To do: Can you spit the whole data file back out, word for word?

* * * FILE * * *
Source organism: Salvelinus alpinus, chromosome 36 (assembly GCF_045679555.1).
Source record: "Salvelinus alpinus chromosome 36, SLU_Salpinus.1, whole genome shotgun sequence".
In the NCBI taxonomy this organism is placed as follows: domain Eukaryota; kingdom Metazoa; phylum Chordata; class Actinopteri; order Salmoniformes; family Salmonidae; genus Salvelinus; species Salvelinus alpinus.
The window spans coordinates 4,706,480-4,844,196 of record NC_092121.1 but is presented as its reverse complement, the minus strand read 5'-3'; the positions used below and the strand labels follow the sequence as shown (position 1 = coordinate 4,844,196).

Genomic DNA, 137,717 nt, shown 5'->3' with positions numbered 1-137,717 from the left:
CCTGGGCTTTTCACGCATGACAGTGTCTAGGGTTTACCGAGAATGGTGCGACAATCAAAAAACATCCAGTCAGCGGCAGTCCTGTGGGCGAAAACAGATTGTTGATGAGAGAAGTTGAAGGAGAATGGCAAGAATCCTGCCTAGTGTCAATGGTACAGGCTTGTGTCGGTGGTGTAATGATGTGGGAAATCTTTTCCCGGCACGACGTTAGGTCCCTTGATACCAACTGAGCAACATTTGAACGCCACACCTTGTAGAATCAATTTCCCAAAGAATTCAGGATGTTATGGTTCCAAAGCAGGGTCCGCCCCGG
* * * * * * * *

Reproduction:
Source organism: Salvelinus alpinus, chromosome 36 (assembly GCF_045679555.1).
Source record: "Salvelinus alpinus chromosome 36, SLU_Salpinus.1, whole genome shotgun sequence".
In the NCBI taxonomy this organism is placed as follows: domain Eukaryota; kingdom Metazoa; phylum Chordata; class Actinopteri; order Salmoniformes; family Salmonidae; genus Salvelinus; species Salvelinus alpinus.
The window spans coordinates 4,706,480-4,844,196 of record NC_092121.1 but is presented as its reverse complement, the minus strand read 5'-3'; the positions used below and the strand labels follow the sequence as shown (position 1 = coordinate 4,844,196).

Genomic DNA, 137,717 nt, shown 5'->3' with positions numbered 1-137,717 from the left:
CCTGGGCTTTTCACGCATGACAGTGTCTAGGGTTTACCGAGAATGGTGCGACAATCAAAAAACATCCAGTCAGCGGCAGTCCTGTGGGCGAAAACAGATTGTTGATGAGAGAAGTTGAAGGAGAATGGCAAGAATCCTGCCTAGTGTCAATGGTACAGGCTTGTGTCGGTGGTGTAATGATGTGGGAAATCTTTTCCCGGCACGACGTTAGGTCCCTTGATACCAACTGAGCAACATTTGAACGCCACACCTTGTAGAATCAATTTCCCAAAGAATTCAGGATGTTATGGTTCCAAAGCAGGGTCCGCCCCGG